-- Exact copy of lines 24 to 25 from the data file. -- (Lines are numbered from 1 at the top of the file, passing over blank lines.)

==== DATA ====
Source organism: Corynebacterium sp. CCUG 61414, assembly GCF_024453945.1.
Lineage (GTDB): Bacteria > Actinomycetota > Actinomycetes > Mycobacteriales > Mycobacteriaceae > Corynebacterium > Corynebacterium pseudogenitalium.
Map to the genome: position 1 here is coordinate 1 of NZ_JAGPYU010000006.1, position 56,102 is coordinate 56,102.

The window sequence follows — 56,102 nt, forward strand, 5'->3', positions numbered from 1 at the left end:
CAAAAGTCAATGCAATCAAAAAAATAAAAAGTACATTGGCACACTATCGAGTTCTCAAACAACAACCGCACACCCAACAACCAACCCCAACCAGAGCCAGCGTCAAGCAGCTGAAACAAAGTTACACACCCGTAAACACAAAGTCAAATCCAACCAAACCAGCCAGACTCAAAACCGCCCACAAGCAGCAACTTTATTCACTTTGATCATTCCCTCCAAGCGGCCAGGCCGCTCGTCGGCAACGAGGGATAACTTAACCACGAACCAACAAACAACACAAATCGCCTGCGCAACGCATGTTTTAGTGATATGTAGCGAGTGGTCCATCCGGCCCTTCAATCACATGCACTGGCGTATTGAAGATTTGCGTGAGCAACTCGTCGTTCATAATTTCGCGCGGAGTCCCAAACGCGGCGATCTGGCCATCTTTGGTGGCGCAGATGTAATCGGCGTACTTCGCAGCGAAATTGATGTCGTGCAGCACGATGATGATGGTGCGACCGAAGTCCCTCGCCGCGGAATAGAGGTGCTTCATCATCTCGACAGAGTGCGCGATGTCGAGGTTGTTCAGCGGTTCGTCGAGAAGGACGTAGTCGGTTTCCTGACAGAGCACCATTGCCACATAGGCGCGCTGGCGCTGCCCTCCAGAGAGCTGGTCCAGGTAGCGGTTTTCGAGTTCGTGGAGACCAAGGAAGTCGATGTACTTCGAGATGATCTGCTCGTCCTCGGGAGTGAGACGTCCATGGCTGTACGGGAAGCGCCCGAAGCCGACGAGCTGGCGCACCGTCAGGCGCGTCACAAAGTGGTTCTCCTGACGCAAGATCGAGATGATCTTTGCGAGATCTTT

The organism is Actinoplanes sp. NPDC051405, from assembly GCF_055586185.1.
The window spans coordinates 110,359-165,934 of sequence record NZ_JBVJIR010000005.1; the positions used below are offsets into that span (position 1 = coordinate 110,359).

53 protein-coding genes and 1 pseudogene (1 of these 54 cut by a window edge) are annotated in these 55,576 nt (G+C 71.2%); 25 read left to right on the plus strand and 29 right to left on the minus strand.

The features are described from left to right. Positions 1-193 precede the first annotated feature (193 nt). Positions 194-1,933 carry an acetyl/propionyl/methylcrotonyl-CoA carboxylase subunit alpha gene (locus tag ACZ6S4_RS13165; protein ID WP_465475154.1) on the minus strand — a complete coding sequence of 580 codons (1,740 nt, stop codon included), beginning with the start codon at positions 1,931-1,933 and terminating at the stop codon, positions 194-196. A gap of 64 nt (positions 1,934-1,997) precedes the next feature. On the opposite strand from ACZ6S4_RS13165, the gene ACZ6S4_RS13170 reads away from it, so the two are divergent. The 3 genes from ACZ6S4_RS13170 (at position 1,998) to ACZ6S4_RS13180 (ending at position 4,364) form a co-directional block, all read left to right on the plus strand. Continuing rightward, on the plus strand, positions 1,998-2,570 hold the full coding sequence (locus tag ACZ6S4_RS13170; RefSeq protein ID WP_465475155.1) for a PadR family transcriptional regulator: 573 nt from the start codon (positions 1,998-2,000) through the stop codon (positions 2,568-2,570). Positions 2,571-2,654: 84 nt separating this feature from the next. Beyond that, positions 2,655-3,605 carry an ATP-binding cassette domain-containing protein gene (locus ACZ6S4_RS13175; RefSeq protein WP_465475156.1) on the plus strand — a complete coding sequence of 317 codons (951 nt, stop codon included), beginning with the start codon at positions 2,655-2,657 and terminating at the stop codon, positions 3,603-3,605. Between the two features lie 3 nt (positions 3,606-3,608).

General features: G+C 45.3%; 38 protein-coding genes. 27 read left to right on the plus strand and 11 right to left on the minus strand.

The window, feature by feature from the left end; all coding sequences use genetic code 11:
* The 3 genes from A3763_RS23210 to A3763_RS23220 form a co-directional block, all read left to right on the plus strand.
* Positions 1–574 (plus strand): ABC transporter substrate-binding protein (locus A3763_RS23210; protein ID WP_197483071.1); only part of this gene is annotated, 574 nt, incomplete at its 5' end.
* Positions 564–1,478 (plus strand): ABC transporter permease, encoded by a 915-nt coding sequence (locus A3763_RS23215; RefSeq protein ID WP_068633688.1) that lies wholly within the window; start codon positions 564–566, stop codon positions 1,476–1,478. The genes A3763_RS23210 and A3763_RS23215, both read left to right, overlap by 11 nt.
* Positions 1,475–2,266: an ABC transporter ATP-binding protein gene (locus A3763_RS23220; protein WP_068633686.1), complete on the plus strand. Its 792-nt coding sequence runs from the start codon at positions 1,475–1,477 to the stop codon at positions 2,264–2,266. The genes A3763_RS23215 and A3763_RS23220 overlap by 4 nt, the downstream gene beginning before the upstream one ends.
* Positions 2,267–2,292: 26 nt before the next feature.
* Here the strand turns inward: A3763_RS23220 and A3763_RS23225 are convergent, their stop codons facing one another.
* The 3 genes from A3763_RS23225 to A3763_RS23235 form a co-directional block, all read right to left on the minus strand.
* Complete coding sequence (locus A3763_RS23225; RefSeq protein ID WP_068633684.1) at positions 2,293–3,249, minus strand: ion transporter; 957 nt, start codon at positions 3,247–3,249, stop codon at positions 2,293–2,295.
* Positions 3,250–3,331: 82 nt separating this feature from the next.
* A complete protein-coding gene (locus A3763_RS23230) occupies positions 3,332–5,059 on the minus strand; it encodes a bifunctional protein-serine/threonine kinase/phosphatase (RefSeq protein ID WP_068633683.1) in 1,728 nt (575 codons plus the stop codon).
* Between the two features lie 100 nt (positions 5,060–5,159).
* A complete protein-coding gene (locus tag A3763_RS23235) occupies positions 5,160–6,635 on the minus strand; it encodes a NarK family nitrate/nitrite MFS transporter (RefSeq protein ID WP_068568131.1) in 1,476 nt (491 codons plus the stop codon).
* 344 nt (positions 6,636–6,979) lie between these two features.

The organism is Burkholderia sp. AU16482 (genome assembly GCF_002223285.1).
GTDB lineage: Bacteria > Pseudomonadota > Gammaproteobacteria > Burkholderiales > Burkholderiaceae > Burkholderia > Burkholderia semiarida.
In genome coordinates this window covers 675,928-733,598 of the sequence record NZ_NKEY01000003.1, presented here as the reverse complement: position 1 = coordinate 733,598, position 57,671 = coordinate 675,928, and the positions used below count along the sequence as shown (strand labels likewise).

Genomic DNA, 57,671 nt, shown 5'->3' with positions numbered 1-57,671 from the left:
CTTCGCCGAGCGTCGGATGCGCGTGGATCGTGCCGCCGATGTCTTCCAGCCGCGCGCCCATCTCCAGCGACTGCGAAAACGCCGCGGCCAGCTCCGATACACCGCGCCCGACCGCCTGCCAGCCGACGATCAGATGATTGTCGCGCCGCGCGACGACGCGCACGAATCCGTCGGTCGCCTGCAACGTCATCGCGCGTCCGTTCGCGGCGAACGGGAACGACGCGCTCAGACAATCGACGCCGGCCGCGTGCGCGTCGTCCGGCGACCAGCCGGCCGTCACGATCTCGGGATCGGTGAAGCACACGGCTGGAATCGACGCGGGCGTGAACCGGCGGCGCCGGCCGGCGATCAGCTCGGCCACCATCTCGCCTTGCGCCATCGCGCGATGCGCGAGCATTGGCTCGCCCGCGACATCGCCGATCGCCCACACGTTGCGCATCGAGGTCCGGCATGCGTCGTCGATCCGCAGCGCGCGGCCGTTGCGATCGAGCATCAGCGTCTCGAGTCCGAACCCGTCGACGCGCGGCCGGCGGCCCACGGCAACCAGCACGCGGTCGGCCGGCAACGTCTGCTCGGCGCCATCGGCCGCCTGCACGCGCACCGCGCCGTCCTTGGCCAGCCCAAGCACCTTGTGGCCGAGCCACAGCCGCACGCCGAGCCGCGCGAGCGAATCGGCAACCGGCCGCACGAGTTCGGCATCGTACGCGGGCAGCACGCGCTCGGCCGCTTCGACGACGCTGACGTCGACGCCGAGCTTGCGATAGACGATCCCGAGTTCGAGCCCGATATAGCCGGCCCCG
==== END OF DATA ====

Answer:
* 344 nt (positions 6,636–6,979) lie between these two features.

The organism is Burkholderia sp. AU16482 (genome assembly GCF_002223285.1).